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Modern Brain Drug Delivery: Innovative or Obsolete?

Authored by Gwen Schway

Art by Michelle Choi

You may be familiar with various names of common therapeutics responsible for treating brain disorders such as Prozac which generic name is fluoxetine, Lexapro which generic name is escitalopram, Zoloft which generic name is sertraline, and so on. However, a lesser known fact is these therapeutics deliver a limited amount that can actually penetrate the blood brain barrier, which grants entry to the central nervous system. In fact, less than ten percent of small molecule therapeutics and less than one percent of large molecule therapeutics are able to penetrate this barrier [1]. The blood-brain barrier only allows drugs which are lipophilic, consist of positively-charged molecules, and have a molecular weight lower than 400 Da to penetrate [1]. This severely limits the range of drugs available to treat brain disorders. Larger molecules are unable to penetrate due to size while the membranes of cell molecules which are hydrophilic repel other hydrophilic molecules.

The question then arises: how do we get a drug into the brain without meeting these stringent criteria? The process is far from straightforward. Various methods have been explored such as osmotic disruption of the blood brain barrier [2], enhanced cellular transport [1], and nanoparticle delivery [3]. These are only a few of the methods that have been tested to allow drug delivery. Though efforts have been extensive, each strategy is associated with various limitations. Osmotic disruption of the blood-brain barrier is maximally invasive, enhanced cellular transport is associated with cell toxicity, while nanoparticle delivery is inefficient. How are we then able to contract diseases such as meningitis, AIDS, and leukemia, if it is such a difficult process? 

The answer lies within evolution. Meningitis, AIDS, and leukemia have evolved the ability to bypass the blood brain barrier. In order to expedite the natural process, we are able to use the method of directed evolution. During research, genes that express proteins by the name of LY6C1 and CA-IV proved to be crucial targets associated with penetration of the blood-brain barrier. Though CA-IV is not novel, there was no previous association with mechanisms necessary to the penetration of the blood-brain barrier. The team, understanding these evolutionary mechanisms, isolated LY6C1 and CA-IV, amplified, and ultimately subjected it to mutagenesis [4]. Using a cell culture screen, researchers tested each individual protein’s ability to infect vectors. Scientists use a simulator to observe how the proteins would interact with each vector. This allowed the discovery of which vectors and protein pairings were most optimal to allow crossing which has the potential to further advance clinically effective neurotherapeutics.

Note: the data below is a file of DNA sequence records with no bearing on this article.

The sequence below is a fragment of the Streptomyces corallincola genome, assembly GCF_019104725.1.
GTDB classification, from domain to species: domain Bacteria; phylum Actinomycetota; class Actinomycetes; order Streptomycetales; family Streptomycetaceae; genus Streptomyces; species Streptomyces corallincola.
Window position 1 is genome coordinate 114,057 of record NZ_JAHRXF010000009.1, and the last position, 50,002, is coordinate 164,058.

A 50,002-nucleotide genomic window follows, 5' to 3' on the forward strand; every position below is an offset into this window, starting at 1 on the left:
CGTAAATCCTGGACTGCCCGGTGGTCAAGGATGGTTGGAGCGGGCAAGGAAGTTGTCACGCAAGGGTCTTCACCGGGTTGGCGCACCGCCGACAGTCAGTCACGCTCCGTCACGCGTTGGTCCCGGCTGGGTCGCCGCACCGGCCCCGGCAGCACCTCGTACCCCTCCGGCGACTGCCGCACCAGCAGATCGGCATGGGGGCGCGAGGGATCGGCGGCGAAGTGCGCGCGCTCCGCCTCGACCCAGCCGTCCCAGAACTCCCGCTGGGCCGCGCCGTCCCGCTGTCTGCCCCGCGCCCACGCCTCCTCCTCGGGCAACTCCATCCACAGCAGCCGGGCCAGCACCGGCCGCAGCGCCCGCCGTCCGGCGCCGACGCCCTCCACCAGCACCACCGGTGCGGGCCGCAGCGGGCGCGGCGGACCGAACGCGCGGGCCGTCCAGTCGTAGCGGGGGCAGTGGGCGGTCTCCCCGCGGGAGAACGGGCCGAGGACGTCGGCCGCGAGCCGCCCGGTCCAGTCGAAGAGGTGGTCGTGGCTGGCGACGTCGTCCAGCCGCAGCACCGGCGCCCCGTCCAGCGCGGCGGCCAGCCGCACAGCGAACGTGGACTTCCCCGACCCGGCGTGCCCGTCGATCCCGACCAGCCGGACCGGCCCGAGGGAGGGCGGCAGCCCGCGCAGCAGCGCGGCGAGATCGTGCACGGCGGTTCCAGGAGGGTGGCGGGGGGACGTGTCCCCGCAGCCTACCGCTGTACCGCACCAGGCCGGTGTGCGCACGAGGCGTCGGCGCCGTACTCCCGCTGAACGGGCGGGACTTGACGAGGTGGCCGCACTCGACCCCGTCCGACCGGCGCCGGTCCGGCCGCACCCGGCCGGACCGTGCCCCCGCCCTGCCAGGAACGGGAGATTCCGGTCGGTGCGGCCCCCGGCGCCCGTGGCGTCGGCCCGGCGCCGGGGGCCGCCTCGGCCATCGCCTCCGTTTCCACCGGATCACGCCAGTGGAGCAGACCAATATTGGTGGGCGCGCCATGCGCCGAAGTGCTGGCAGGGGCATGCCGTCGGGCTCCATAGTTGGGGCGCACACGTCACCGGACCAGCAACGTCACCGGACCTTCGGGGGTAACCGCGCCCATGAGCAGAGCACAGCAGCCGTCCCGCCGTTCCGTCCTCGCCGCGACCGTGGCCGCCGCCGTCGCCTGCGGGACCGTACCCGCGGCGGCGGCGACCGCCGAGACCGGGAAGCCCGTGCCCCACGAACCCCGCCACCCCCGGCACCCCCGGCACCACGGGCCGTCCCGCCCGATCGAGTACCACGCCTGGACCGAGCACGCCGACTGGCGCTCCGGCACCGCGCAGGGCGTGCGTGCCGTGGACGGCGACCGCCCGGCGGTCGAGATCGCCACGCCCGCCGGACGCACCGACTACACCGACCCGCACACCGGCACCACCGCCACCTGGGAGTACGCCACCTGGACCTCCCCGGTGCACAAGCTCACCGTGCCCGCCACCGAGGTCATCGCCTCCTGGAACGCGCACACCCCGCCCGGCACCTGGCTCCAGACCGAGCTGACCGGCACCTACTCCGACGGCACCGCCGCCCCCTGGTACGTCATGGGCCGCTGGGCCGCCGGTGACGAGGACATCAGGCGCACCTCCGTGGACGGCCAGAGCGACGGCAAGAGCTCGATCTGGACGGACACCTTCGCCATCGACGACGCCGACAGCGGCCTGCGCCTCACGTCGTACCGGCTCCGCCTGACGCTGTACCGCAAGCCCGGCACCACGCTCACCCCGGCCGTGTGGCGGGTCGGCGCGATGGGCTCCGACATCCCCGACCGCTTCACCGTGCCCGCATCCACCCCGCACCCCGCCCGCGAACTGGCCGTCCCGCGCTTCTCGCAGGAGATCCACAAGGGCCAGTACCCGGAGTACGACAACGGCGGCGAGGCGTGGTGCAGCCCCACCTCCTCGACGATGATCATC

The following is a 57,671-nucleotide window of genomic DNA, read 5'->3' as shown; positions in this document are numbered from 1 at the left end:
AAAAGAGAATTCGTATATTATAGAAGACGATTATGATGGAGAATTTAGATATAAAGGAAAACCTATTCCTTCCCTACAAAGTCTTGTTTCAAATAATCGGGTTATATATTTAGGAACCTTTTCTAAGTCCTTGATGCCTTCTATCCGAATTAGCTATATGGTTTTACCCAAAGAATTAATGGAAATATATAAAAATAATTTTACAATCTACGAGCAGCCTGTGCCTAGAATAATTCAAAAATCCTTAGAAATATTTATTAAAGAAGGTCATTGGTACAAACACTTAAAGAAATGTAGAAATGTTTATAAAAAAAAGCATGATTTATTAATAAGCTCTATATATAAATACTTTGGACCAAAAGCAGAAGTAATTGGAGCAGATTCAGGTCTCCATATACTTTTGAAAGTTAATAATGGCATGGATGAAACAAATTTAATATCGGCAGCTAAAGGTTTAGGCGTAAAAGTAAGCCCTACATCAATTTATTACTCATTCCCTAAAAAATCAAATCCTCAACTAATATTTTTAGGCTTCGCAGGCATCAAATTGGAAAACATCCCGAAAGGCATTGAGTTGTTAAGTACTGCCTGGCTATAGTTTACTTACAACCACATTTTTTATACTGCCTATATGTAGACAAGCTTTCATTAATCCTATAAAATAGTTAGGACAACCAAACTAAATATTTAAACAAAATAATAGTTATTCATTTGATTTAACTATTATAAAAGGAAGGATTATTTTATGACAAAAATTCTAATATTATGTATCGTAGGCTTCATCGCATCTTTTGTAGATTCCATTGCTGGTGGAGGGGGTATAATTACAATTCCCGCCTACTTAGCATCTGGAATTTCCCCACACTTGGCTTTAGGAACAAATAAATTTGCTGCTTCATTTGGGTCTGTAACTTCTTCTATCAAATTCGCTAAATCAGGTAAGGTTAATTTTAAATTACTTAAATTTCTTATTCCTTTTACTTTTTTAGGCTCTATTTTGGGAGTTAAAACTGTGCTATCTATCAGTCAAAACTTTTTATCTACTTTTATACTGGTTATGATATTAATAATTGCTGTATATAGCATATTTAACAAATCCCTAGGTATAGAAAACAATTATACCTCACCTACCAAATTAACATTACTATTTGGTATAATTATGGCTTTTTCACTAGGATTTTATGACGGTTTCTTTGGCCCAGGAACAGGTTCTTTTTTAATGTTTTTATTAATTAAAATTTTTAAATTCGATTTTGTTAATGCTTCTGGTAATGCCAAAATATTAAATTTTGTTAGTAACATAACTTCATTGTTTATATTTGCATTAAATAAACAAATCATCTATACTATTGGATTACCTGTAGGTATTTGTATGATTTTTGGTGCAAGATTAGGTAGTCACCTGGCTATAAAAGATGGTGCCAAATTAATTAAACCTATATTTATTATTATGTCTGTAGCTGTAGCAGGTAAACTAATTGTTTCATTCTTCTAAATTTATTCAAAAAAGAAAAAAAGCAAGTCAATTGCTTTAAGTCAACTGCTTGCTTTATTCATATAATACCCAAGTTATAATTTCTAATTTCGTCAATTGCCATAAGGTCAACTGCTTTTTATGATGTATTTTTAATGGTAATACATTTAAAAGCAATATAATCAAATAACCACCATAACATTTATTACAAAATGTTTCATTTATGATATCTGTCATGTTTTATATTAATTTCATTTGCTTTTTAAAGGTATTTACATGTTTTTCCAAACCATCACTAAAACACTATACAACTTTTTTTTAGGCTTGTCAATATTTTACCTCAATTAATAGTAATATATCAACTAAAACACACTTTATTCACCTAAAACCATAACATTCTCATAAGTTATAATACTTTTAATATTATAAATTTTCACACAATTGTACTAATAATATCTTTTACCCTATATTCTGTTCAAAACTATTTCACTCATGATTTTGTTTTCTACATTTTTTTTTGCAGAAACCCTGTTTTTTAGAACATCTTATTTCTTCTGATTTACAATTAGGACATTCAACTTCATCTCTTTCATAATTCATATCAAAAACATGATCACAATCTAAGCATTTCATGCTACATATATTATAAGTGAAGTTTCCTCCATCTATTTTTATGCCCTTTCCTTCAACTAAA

Researchers are excited about the potential of discovering additional methods to cross the blood-brain barrier. In the future, LY6C1 and CA-IV may prove integral to expanding the quantity and range of neuropharmaceuticals available to treat brain disorders [4]. The blood-brain barrier is highly complex, varying over an organism’s lifetime. A greater comprehension of the mechanisms needed to cross the blood-brain barrier may enable personalized treatments across a wide array of populations [5]. This is undoubtedly a promising step to the advancement of delivering a wider range of neuropharmaceuticals.

Works Cited

  1. Pardridge, William M. “Drug and Gene Targeting to the Brain with Molecular Trojan Horses.” Nature News, Nature Publishing Group, 1 Feb. 2002,

  2. Rapport, Stanley I, et al. “Testing of a Hypothesis for Osmotic Opening of the Blood-Brain Barrier.” American Journal of Physiology, 1 Aug. 1972,

  3. Allen, T.M., et al. “Strategy for Effective Brain Drug Delivery.” European Journal of Pharmaceutical Sciences, Elsevier, 16 May 2010,

  4. Shay, Timothy F, et al. “Primate-Conserved Carbonic Anhydrase IV and Murine-Restricted ... - Science.” Science Advances, 19 Apr. 2023,

  5. Dajose, Lori. “A New Mechanism for Crossing the Blood–Brain Barrier.” California Institute of Technology, 19 Apr. 2023,

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